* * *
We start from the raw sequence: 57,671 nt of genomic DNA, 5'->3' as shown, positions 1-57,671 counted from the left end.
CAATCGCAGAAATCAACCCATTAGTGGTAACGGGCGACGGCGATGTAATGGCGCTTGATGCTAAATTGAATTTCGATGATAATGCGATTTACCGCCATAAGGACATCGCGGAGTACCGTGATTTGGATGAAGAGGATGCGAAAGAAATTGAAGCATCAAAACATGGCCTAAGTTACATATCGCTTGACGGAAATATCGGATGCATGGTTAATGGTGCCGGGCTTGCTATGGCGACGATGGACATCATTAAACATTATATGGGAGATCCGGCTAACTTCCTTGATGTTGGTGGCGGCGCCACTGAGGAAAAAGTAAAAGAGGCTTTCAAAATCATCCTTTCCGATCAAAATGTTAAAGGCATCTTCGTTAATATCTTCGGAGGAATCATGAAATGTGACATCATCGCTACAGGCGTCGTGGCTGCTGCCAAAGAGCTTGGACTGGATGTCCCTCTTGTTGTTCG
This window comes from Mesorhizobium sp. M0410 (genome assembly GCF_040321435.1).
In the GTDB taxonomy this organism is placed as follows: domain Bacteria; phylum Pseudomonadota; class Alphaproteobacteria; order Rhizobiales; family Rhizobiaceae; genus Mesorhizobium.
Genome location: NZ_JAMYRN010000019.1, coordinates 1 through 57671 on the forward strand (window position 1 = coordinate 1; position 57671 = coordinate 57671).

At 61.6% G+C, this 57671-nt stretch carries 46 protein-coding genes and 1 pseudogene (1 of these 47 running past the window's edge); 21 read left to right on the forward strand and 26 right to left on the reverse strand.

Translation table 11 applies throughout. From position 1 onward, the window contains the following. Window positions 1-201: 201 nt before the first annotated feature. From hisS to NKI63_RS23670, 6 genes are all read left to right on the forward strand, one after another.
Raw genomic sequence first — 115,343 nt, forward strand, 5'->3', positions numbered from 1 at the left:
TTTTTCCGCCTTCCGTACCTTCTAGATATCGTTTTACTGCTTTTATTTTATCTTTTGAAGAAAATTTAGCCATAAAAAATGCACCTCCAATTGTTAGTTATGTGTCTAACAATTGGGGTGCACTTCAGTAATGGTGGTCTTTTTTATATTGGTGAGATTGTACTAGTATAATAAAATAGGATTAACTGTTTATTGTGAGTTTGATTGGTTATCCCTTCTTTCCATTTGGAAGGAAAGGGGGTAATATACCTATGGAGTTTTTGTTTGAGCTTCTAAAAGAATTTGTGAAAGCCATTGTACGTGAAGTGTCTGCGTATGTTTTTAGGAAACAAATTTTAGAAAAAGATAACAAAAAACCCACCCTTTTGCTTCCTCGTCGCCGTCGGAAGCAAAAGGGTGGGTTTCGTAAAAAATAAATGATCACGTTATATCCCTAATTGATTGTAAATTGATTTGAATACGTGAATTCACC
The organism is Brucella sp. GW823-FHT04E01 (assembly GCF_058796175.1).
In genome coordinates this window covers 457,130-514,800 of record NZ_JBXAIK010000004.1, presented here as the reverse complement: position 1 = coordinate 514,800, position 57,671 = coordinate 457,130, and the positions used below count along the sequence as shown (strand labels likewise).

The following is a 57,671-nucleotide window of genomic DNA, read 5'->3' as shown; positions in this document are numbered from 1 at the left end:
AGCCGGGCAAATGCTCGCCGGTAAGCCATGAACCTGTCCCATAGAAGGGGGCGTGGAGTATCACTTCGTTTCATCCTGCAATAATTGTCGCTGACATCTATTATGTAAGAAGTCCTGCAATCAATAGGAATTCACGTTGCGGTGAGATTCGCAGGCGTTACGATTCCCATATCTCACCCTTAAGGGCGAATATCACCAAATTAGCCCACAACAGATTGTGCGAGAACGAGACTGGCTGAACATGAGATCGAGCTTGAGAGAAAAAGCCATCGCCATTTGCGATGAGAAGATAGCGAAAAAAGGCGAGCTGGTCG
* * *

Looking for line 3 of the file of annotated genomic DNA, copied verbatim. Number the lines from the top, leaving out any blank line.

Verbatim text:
This window comes from Mesorhizobium sp. M0410 (genome assembly GCF_040321435.1).